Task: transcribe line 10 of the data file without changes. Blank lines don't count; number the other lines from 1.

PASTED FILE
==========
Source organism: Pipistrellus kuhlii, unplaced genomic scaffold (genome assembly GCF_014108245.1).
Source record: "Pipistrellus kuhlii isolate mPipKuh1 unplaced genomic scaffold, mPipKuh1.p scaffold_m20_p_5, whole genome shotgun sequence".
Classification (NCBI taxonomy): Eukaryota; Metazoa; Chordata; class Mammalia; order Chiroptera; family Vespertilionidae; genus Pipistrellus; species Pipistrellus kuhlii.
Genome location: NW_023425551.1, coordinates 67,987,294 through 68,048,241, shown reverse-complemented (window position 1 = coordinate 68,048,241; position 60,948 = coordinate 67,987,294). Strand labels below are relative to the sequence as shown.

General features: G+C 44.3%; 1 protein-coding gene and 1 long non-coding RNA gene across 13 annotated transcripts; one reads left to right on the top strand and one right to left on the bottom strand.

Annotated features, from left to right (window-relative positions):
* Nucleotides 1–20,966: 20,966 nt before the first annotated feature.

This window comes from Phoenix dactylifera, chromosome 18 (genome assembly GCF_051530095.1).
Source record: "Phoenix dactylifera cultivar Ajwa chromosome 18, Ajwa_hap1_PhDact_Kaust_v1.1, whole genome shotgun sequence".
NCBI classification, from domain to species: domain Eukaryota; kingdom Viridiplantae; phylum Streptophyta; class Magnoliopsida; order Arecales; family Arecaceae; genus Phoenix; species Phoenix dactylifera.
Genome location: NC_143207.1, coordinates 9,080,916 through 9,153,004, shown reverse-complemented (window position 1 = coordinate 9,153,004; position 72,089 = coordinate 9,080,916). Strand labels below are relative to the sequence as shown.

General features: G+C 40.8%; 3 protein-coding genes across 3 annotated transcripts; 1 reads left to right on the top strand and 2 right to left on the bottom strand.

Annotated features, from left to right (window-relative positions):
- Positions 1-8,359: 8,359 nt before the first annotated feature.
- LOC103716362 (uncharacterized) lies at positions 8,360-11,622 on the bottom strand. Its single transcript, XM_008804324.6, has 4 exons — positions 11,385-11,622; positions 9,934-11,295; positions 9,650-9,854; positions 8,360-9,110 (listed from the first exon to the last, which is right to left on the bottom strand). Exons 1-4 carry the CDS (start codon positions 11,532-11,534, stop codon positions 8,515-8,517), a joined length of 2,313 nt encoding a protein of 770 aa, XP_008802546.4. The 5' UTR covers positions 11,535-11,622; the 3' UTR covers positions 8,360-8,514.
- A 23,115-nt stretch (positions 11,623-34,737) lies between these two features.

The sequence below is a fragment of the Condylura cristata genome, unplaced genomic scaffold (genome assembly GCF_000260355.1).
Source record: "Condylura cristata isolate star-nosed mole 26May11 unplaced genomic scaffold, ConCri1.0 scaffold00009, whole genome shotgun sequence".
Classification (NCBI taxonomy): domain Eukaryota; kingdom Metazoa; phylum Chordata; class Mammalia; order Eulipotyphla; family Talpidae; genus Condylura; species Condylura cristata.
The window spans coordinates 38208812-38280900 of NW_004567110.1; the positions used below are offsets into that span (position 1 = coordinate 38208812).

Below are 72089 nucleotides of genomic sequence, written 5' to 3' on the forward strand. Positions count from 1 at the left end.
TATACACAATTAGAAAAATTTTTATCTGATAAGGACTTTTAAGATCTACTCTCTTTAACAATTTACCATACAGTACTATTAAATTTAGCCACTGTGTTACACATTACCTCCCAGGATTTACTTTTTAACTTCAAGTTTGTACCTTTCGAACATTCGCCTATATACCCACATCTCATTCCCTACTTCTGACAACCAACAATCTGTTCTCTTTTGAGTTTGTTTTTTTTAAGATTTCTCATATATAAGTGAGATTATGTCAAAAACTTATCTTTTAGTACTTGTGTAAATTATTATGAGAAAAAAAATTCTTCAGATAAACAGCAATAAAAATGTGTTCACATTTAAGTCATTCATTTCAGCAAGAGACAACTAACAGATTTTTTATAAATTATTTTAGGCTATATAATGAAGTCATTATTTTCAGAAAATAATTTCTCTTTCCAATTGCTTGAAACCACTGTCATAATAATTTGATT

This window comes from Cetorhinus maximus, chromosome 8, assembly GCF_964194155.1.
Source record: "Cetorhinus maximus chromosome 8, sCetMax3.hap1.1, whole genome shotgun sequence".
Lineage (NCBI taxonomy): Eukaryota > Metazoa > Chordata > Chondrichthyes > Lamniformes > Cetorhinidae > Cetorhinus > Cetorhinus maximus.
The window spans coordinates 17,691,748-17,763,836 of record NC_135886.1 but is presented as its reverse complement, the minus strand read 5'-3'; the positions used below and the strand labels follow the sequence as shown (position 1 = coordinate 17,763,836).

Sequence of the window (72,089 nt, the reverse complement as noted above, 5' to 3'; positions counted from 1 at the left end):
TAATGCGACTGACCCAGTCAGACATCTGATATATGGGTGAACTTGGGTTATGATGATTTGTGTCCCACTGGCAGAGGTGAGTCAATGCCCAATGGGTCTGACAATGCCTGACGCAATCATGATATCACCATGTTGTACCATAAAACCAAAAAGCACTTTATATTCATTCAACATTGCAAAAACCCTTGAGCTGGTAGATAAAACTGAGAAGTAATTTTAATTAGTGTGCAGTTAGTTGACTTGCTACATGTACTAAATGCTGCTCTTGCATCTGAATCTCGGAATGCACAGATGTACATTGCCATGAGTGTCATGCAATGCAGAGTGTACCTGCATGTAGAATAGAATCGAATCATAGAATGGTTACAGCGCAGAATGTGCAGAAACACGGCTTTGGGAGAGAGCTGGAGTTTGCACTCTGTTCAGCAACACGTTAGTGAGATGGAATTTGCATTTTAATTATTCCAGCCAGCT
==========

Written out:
NCBI classification, from domain to species: domain Eukaryota; kingdom Viridiplantae; phylum Streptophyta; class Magnoliopsida; order Arecales; family Arecaceae; genus Phoenix; species Phoenix dactylifera.